Books Upstairs. If you’d asked me fifteen or twenty years ago, I’d have said The Winding Stair, when there were three glorious floors of second-hand books and coffee tables with chess sets and great sash windows overlooking the Ha’penny Bridge. I guess rents don’t allow for that sort of leisure anymore.

Doing my PhD in Trinity at the turn of the millennium, I loved dropping into Books Upstairs when it was on College Green. You’d find such a mixture of small press publications, poets in translation, academic treatises at knock-down prices… Now it’s moved over to D’Olier St, it is if anything consolidating its fine reputation as a hub for poets and poetry, the short story, the literary journal, small presses, spoken word and so forth. A gem of a venue.

On his nightstand

For nightstand read ‘floor beside my bed’. An eclectic forest has sprung up there.

I’m currently reading Sara Baume’s A Line Made By Walking. The last novel I read was The End of Days, by the remarkable Jenny Erpenbeck. What an intelligent, controlled mind she has! There’s a couple of anthologies of American Short Fiction, though where the short story is concerned I freely admit that beyond dipping into such tomes, I’ve become entirely addicted to Deborah Treisman’s podcasts on the New Yorker website. There’s a poetry collection by John Burnside, a volume of The Paris Review interviews, Heart Songs by Annie Proulx, a TY Further Russian primer…I think you get the picture!

On relaxation

The cliff walk from Bray to Greystones takes just over an hour. Often, I’ll be listening to an audio-play or a language cassette, but often, too, it’s wonderful just to listen to the sea breeze and the colonies of gannets and cormorants over the insistent syllable of the sea. Many people hike there and back, I tend to wait for the DART.

On languages

When I was in school I took Irish, French and Latin to Leaving Cert. They weren’t my strongest suits, nor my favourite subjects, which were Maths and Physics – in university I took a degree in Mechanical Engineering. My first job was lecturing engineering in (of all places) the Seychelles. I decided I’d love to do something similar in Latin America so, after a stint in Australia, I moved to Spain.

This was an eye-opener. After three months living in the small Andalusian town of Ubeda my Spanish was at about the same level as my French had been after eight years in school. All around, two year olds who’d never studied spoke wonderful Spanish. Later again, when I took a degree in Latin American studies, I found you learn best by osmosis rather than formal study – by listening to cassettes, by reading widely, by ‘intercambios’ with native speakers… we’ll put my Russian to the test when myself and Tanya visit St Petersburg this coming September!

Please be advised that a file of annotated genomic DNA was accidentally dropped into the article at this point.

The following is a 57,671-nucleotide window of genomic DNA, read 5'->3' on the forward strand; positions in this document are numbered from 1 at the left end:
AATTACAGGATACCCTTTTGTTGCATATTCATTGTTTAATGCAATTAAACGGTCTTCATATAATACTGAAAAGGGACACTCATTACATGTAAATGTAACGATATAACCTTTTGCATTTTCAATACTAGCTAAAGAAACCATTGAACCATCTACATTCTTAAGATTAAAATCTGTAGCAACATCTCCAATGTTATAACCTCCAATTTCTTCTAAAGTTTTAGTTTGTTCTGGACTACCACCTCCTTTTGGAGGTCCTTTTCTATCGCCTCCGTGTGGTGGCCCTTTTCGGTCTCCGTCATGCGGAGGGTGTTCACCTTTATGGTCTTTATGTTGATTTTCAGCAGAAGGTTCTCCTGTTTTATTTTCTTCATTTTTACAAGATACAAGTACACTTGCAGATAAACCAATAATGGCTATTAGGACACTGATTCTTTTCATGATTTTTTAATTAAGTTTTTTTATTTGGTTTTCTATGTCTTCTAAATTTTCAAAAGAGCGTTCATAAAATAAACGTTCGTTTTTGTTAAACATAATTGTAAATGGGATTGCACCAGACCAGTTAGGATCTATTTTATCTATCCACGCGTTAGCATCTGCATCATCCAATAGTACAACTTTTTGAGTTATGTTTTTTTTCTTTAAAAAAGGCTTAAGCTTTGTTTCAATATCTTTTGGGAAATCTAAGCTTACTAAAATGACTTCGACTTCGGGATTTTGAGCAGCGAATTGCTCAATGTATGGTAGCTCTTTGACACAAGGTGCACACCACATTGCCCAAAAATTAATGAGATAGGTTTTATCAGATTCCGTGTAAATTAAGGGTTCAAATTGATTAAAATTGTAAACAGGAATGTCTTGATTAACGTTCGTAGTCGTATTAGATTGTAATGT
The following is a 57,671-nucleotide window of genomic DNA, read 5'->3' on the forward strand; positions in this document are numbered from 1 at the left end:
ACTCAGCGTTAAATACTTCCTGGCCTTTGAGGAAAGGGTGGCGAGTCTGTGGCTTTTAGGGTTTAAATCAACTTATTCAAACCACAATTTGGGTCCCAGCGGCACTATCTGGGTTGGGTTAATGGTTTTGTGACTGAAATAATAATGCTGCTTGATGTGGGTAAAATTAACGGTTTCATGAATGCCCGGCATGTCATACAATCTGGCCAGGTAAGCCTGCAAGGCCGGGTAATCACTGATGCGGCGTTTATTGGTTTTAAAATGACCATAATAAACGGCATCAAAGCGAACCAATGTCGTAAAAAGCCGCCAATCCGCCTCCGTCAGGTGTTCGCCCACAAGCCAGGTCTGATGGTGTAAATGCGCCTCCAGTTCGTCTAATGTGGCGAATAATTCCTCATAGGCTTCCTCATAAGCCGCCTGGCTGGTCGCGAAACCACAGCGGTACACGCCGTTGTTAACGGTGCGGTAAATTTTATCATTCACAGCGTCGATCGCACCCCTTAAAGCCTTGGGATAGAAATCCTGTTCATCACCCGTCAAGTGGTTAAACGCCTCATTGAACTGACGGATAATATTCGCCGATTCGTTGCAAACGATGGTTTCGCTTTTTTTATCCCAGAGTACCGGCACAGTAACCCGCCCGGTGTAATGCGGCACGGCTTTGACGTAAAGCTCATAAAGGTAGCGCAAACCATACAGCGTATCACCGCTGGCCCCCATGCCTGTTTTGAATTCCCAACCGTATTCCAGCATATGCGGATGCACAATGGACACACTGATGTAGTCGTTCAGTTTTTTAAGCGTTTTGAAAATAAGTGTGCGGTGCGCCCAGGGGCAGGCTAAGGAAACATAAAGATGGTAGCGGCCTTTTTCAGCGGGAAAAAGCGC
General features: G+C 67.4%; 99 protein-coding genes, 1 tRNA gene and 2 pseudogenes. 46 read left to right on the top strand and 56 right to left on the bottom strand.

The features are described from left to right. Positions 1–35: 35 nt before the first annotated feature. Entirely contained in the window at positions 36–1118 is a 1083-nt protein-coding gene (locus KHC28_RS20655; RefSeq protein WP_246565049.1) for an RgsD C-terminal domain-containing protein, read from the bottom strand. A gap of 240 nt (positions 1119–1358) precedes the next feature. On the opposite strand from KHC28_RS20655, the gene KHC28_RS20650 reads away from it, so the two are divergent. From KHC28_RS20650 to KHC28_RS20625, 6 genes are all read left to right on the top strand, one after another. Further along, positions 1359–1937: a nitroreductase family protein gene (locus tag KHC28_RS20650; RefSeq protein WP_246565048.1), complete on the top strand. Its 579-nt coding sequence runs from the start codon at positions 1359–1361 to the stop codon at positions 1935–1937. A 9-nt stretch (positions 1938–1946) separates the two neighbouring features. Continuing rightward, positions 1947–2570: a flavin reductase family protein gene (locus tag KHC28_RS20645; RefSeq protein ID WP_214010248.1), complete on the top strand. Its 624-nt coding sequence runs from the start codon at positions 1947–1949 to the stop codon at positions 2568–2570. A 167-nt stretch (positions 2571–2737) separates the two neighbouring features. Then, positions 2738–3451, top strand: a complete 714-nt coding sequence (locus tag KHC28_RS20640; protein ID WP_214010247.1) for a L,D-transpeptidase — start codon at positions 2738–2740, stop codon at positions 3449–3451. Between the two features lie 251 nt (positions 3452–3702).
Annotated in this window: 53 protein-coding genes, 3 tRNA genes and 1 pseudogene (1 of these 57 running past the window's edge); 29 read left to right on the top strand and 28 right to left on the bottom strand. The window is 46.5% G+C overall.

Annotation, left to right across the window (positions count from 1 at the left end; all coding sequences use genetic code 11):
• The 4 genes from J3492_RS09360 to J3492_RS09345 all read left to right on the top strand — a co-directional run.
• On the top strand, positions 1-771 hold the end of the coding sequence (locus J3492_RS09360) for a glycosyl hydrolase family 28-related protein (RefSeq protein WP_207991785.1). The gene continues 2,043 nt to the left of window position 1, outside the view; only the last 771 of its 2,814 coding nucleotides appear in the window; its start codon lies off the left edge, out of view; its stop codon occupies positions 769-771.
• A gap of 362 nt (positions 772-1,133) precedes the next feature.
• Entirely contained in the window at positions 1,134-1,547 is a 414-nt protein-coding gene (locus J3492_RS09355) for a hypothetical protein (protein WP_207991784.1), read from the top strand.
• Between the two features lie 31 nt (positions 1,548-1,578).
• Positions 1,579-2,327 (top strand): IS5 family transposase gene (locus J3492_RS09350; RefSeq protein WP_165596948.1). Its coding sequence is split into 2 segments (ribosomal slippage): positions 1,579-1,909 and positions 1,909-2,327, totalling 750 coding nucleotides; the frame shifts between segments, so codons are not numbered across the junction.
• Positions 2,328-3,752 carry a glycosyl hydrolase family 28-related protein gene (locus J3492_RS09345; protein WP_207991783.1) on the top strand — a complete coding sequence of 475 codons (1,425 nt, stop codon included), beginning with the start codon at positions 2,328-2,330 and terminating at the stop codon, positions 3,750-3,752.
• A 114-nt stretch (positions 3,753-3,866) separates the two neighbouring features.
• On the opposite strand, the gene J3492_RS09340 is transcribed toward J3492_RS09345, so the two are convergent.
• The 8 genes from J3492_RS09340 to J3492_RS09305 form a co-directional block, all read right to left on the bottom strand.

On his medium of choice

I think I’d have to say drama. I find it by far the most difficult form. The plethora (some would say plague) of monologue plays, often but not exclusively one-man/woman-shows, that has taken over the Irish stage in the wake of Friel’s Faith Healer has reconfirmed my view. These can be entertaining, and are often worth attending live. They do not, however, dramatise their story. They narrate it. They give direct access to thoughts of the ‘so I go over to her, and my heart is beating like a mad thing, and I’m thinking this could go either way…’ variety. The true dramatist’s challenge is to present that interiority ‘in real time’, and without narrative commentary.

Secondly, drama is collaborative in a way that fiction and poetry can never be. It relies on performance, on actors’ interpretations, on a director’s vision, on a stage-set, on the particular audience on a given night. As an actor and occasional director I appreciate how essential a part of the final work they are. The closest analogy I can think of is the music score; the very different experiences of hearing Leonard Cohen’s Hallelujah, as interpreted by such different artistes.

On what’s next

So many projects, so little time! In the immediate future I’ll be putting the finishing touches to a short poetry sequence. I was fortunate enough to receive a Per Cent Literary Arts Commission from Blackrock. I will be presenting the finished work, a series of about a dozen site-specific poems running loosely from the Forty Foot to Booterstown Saltmarsh, illustrated by my brother who is a print-maker and graphics lecturer in Cambridge, this coming May 23.

There are two novels at varying stages of completion on my laptop. And then, the commissioning by RTÉ of my radio-play Vigil for their Drama on One slot (broadcast Sunday March 26)  means that it’s back to the drawing-board in regard to what to send into this year’s P.J. O’Connor Award. I had planned on submitting Vigil! There are even a few film-shorts with NoWiFi – watch this space!

SOPHIE GRENHAM @SophieGrenham